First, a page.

The Power of Meditation

in Article, Pop Culture, Uncategorized
February 8th, 2014

When the word meditation comes up, people usually think of Monks or Buddhists first. However, there is a reason they meditate so often; meditation does wonders for your brain, and here is how.
Meditation
There are two main types of meditation: 1) Focused-attention meditation or ‘Mindful meditation‘ and 2) Open-monitoring meditation. In Mindful meditation, you focus on one specific thing ranging from your breathing, a specific sensation in your body, or a particular object in front of you.The key point is to focus on one thing without consideration to other thoughts or events happening around you. When any distractions occur, you must be quick to recognize it and turn your focus back to your focal point. Open-monitoring meditation is where you pay attention to all the things happening around you but you do not react to them.

Meditation has been associated with decreased default mode network activity and connectivity. The brain regions specifically affected are the frontal lobe, parietal lobe, thalamus, and the reticular formation. The frontal lobe is considered to be the most highly evolved part of the brain that is responsible for reasoning, planning, emotions, and self-conscious awareness. During meditation, the frontal cortex tends to go “offline”. The parietal lobe processes sensory information about the surrounding world and during meditation, activity in the parietal lobe slows down. The thalamus helps focus your attention by channeling sensory data deeper into your brain and stopping other signals from firing. Meditation reduces the flow of incoming information to the thalamus. The reticular formation receives incoming stimuli and alerts the brain so it is ready to respond. Meditating actually minimizes the arousal signal. So why is the decrease in all of these brain activities a good thing? These activities are actually undesirable brain functions that are responsible for lapses in attention and disorders such as anxiety, ADHD, and even the buildup of beta amyloid plaques in Alzheimer’s disease.

Meditation 2

Before vs. After Neuroimaging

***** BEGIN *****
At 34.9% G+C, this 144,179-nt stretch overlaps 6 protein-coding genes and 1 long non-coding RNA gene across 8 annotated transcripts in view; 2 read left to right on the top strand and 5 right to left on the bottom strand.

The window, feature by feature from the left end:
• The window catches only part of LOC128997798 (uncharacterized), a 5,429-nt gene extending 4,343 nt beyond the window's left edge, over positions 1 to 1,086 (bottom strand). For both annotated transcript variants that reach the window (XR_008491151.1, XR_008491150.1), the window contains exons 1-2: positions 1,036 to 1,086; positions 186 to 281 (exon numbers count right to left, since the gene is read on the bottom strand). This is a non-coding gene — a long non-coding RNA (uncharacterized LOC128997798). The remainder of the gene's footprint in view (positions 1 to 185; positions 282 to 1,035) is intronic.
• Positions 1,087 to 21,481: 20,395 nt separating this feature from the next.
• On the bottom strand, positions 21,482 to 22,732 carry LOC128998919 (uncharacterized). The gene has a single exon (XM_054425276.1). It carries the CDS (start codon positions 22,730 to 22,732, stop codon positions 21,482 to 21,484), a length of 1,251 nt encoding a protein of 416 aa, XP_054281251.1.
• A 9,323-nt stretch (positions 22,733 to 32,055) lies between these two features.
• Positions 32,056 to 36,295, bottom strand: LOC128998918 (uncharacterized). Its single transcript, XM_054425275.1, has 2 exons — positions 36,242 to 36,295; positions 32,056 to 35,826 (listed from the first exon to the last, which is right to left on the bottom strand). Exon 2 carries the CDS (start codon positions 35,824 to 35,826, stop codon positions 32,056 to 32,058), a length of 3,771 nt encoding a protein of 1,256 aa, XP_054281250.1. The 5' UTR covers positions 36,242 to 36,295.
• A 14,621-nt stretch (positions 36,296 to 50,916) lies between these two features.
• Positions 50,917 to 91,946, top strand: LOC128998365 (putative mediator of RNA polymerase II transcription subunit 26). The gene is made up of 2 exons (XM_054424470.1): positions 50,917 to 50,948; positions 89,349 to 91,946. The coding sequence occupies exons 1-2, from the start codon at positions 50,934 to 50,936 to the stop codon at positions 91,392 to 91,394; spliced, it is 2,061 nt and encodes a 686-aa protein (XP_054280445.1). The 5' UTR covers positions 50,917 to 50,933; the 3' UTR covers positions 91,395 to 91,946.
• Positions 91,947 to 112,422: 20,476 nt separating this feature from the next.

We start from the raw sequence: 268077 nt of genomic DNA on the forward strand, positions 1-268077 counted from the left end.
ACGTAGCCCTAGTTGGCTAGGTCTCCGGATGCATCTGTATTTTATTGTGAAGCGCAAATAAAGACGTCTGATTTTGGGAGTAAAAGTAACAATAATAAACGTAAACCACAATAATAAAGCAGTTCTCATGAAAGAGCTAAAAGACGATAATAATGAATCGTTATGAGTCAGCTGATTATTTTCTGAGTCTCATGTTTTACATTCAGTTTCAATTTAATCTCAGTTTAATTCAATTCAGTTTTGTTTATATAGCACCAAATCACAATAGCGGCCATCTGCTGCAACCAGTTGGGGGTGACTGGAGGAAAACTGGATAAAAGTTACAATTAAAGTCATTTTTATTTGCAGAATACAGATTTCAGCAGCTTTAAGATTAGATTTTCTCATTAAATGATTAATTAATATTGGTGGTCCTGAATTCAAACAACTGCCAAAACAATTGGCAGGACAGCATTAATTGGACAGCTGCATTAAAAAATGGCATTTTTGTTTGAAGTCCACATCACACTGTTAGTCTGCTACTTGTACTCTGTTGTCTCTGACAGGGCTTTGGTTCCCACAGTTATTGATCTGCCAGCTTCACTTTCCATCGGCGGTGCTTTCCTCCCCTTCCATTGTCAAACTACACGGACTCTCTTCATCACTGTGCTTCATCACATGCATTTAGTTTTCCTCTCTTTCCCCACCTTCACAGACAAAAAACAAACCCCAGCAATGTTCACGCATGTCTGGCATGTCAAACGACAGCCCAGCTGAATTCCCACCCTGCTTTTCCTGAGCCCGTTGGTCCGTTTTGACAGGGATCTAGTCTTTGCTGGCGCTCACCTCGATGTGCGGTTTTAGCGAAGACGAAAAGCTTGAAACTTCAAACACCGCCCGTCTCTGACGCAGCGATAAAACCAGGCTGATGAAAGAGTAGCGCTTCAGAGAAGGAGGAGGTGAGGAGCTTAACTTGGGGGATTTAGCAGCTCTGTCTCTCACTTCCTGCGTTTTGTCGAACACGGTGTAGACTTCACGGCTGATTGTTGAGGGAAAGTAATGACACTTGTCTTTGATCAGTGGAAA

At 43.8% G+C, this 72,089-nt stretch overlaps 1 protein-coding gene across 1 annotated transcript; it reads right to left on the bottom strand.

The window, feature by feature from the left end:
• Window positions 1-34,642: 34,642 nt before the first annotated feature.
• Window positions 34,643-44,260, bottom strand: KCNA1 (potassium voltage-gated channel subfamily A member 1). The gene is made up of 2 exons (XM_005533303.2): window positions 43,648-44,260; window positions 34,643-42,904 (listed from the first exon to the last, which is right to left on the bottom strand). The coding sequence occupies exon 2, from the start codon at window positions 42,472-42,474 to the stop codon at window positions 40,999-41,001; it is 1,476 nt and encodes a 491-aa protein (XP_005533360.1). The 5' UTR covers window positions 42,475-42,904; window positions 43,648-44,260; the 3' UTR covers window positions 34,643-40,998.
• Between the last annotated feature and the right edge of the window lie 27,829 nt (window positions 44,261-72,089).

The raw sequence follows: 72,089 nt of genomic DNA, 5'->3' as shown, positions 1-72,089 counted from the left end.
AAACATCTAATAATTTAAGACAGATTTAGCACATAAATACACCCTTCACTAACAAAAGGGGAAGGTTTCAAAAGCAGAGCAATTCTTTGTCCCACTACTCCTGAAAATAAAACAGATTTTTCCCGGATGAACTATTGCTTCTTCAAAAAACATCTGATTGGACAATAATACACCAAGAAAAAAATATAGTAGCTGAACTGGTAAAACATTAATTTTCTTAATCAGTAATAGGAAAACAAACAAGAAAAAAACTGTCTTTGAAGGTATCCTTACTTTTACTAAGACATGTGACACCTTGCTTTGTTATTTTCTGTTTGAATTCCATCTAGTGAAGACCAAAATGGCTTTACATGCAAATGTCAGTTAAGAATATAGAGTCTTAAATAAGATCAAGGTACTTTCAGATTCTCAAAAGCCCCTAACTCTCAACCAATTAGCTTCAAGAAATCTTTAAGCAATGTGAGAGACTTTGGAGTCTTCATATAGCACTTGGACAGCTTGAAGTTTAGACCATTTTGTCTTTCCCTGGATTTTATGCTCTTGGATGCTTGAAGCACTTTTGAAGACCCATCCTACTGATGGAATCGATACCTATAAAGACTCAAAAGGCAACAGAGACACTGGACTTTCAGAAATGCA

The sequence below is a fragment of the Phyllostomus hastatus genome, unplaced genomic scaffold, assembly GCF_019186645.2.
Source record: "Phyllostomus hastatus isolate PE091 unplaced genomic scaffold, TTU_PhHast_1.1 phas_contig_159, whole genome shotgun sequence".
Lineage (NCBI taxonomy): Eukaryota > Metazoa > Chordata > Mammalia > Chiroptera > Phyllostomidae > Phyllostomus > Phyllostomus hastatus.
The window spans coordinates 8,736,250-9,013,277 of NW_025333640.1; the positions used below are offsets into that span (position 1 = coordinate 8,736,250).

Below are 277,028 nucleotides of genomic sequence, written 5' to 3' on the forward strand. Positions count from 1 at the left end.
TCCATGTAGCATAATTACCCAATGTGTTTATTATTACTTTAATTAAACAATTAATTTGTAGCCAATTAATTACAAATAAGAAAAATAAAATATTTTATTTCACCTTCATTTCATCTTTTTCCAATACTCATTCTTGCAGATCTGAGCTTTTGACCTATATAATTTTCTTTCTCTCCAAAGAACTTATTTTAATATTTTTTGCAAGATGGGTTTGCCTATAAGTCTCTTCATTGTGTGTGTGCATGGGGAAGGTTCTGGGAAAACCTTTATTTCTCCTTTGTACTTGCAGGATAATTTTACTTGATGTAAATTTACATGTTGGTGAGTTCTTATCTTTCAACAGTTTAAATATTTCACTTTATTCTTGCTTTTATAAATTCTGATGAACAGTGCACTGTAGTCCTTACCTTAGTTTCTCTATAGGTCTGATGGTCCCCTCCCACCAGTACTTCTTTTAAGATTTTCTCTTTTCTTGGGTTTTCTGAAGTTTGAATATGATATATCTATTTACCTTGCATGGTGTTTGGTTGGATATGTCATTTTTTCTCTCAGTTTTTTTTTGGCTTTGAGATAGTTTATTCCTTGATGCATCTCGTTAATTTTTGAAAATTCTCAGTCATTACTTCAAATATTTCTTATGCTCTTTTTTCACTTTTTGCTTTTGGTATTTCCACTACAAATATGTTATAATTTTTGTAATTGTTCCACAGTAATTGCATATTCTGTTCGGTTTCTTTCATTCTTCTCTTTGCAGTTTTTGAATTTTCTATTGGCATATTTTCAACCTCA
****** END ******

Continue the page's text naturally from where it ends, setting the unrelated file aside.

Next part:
One of the most beneficial aspects of meditation is its effect on ATTENTION. It allows us to practice focusing our attention and awareness when it drifts. It also improves our focus when we’re not meditating. Anxiety is usually alleviated by meditation because it loosens the connections of particular neural pathways involved in anxiety. Creativity is also improved, as shown by a research study done in Leiden University in the Netherlands that looked at both forms of meditation and their effects on creativity afterwards. The participants who practiced open-monitoring meditation performed better on tasks that asked them to create their own new ideas. Furthermore, meditation has been linked to improving rapid memory recall. A study done at the Martinos Center for Biomedical Imaging found that those who practiced mindful meditation were able to adjust and increase the productivity of the brain waves that block distractions more quickly than those who did not meditate. The ability to ignore distractions could explain the ability to rapidly remember and incorporate new facts.

We also have what is known as a ‘Me Center’ in our brains, which is called the medial prefrontal cortex, which processes information relating to ourselves and our experiences. Usually signals from bodily sensations and fear centers are sent to this ‘Me Center,’ and the neural pathways are really strong. When you meditate, however, these neural connections are weakened, which means that we do not react as strongly to sensations. While those connections are weakened, the connection to the ‘Assessment Center’ in our brains is strengthened. This part of the brain is known for reasoning. Ultimately with meditation, we are able to experience scary or upsetting sensations and more easily look at them rationally without overreacting.

Structurally, meditation is linked to larger amounts of gray matter in the hippocampus and frontal areas of the brain. More gray matter can lead to more positive emotions, longer-lasting emotional stability, and heightened focus during daily life. Meditation also diminishes age-related effects on gray matter and reduces the decline of cognitive functioning. Additionally, people exhibit higher levels of gyrification, which is the folding of the cerebral cortex as a result of growth. This allows for the brain to be better at processing information, making decisions, forming memories, and improving attention.

So take a moment to clear your mind, relieve some stress and anxiety, and allow your brain to strengthen. Namaste.

-Elizabeth Virtgaym

Sources:

Your Brain On Meditation – Psychology Today

How Meditation Changes The Brain – NY Times

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